The service is required to have a registered manager in post. A registered manager is a person who has registered with the Care Quality Commission (CQC) to manage the service. Like registered providers, they are 'registered persons'. Registered persons have a legal responsibility for meeting the requirements in the Health and Social Care Act and associated Regulations about how the service is run. The previous registered manager left the service in December 2015. A new permanent home manager was appointed in August 2016 and at the time of this inspection was waiting to hear the outcome of their registered manager application to CQC.

At this inspection we found the provider had taken the action they said they would and now met legal requirements.

Following our inspection, senior staff had taken prompt action to submit an application to lawfully deprive the person they had been placing restrictions on, of their liberty, and this had been authorised by the appropriate body. We saw the provider was complying with the conditions applied to this authorisation.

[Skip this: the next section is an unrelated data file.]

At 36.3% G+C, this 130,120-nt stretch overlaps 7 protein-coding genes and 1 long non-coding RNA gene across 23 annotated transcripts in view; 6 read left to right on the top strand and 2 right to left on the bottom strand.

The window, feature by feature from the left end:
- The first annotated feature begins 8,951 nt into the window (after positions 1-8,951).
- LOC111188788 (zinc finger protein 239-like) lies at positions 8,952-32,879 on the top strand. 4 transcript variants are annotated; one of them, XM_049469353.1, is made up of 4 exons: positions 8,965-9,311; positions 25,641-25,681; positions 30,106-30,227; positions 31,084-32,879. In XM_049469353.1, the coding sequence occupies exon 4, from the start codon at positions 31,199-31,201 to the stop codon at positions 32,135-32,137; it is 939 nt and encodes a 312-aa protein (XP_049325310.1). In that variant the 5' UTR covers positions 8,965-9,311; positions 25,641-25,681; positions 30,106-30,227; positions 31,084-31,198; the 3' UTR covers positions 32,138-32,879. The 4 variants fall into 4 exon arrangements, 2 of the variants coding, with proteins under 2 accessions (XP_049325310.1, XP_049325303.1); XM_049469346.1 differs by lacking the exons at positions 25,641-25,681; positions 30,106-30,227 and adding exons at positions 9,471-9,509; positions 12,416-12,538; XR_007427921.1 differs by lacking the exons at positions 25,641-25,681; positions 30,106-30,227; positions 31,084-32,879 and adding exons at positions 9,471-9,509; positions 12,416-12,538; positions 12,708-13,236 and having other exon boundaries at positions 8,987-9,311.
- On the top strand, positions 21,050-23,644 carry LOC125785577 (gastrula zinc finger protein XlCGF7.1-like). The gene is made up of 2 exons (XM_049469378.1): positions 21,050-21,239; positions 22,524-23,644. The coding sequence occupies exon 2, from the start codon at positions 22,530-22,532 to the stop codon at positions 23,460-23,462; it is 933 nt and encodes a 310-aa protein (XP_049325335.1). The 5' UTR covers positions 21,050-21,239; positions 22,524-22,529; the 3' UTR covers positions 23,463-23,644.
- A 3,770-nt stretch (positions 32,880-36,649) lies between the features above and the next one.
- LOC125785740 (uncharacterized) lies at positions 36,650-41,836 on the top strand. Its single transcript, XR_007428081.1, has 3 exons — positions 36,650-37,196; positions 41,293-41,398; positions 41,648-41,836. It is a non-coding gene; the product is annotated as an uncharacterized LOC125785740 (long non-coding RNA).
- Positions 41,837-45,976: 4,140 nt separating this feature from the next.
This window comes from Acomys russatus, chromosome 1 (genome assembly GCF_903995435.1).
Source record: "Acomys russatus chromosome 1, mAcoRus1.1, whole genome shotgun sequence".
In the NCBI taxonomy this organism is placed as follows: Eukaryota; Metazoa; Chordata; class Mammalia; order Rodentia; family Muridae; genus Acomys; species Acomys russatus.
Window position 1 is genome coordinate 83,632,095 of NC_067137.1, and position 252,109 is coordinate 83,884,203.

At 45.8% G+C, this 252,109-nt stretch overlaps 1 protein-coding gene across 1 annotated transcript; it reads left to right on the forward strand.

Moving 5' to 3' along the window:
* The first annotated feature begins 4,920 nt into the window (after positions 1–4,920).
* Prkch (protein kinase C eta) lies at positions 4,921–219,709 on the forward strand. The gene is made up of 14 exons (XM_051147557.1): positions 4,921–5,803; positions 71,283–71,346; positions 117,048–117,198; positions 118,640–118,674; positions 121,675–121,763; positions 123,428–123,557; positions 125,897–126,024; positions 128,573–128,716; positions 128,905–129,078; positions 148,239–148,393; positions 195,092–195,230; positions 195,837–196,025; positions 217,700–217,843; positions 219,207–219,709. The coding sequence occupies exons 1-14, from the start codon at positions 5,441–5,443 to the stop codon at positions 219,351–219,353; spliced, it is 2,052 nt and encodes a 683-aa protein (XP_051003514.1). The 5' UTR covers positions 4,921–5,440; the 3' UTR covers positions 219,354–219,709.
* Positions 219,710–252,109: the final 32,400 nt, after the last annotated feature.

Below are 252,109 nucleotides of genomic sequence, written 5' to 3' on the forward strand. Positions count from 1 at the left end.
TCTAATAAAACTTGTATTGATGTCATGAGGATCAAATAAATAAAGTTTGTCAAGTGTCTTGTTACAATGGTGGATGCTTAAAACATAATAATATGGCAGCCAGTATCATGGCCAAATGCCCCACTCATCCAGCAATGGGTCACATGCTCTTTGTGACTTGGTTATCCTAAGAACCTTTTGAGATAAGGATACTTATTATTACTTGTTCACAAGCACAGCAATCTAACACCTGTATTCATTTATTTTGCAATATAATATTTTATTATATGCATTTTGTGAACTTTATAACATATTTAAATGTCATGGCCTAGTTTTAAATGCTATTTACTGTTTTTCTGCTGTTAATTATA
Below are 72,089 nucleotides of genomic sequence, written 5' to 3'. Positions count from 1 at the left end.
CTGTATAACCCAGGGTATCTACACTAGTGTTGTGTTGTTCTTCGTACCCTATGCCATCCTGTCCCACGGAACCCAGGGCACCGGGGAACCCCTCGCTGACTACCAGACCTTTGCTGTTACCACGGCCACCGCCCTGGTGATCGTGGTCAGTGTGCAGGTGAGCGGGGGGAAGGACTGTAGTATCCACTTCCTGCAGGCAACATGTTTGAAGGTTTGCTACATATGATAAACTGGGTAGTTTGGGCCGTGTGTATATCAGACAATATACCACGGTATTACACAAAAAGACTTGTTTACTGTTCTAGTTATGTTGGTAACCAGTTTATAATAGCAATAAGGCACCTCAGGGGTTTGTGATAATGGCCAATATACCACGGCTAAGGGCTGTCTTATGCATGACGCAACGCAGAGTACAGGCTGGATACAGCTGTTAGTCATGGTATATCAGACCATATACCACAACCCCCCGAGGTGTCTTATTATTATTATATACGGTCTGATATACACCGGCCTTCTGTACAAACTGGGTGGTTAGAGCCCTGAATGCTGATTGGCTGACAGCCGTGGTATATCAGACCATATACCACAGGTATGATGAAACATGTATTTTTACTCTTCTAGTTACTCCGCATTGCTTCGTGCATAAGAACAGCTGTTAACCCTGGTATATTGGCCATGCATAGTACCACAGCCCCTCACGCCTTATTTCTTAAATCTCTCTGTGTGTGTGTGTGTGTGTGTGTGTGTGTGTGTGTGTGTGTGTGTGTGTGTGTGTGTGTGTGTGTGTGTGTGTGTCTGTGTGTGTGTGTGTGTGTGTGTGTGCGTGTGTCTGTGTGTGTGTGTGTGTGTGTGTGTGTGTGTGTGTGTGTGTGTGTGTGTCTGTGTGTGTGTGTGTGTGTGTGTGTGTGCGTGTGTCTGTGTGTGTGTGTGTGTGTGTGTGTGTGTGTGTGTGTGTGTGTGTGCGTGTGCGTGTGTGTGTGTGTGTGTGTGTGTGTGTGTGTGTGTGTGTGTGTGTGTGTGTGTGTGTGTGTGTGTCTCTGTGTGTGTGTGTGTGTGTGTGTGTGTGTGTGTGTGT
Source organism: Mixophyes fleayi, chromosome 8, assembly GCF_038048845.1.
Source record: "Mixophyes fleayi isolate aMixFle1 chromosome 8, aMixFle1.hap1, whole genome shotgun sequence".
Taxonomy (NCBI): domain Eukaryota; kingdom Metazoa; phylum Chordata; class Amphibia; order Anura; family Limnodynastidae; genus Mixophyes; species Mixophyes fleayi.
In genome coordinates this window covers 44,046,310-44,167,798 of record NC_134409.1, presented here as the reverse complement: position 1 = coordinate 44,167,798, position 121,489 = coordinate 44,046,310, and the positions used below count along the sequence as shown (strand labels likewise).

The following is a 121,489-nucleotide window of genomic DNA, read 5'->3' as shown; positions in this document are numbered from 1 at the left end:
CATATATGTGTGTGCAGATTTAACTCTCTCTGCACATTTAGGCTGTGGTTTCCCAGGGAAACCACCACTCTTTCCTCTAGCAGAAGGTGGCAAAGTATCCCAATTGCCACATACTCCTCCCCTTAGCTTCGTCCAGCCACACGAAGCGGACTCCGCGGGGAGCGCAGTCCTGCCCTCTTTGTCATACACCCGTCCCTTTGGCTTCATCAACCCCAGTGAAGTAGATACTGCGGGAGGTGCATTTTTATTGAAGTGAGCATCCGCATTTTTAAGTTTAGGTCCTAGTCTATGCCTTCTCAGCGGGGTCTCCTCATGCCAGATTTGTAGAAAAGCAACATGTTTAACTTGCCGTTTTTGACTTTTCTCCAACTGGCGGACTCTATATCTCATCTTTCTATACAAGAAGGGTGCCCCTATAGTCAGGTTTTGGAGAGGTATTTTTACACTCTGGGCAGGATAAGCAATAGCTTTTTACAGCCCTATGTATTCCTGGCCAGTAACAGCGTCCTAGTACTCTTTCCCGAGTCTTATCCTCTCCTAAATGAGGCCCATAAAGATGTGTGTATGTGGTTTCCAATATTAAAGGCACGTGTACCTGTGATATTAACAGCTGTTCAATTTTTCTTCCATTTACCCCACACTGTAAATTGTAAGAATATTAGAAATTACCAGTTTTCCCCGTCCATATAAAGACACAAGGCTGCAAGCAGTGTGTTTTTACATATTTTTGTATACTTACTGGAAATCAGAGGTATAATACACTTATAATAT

Senior staff had reviewed their understanding of their legal responsibilities in respect of the MCA and DoLS to ensure they were up to date with current guidance. They had met with all staff to ensure they were also up to date in terms of their knowledge and understanding of their legal responsibilities and were confident that they were. To support all staff with their understanding the provider had updated their policy for DoLS and we saw this had been expanded to include people using the service on short term respite care.

To seek additional assurances that legal requirements were being complied with, the home manager as part of their monthly checks of the service, reviewed all current DoLS authorisations to ensure these were being complied with and continued to be appropriate for the person.

Inspection carried out on 26 July 2017

During a routine inspection

Hylton House is a small care home which provides care and accommodation for up to eight adults. The service specialises in supporting people with a learning disability, physical disability and/or sensory impairment. At the time of our inspection there were eight people living in the home. At the last Care Quality Commission (CQC) inspection in June 2015, the service was rated Good.

At this inspection we found senior staff were not fully aware of the requirements of The Mental Capacity Act 2005 (MCA). They were placing restrictions on one person at the service without the necessary legal authorisation to do so. We identified a breach of the regulations. This was in regards to need for consent. You can see the action we have told the provider to take with regard this breach at the back of the full version of this report.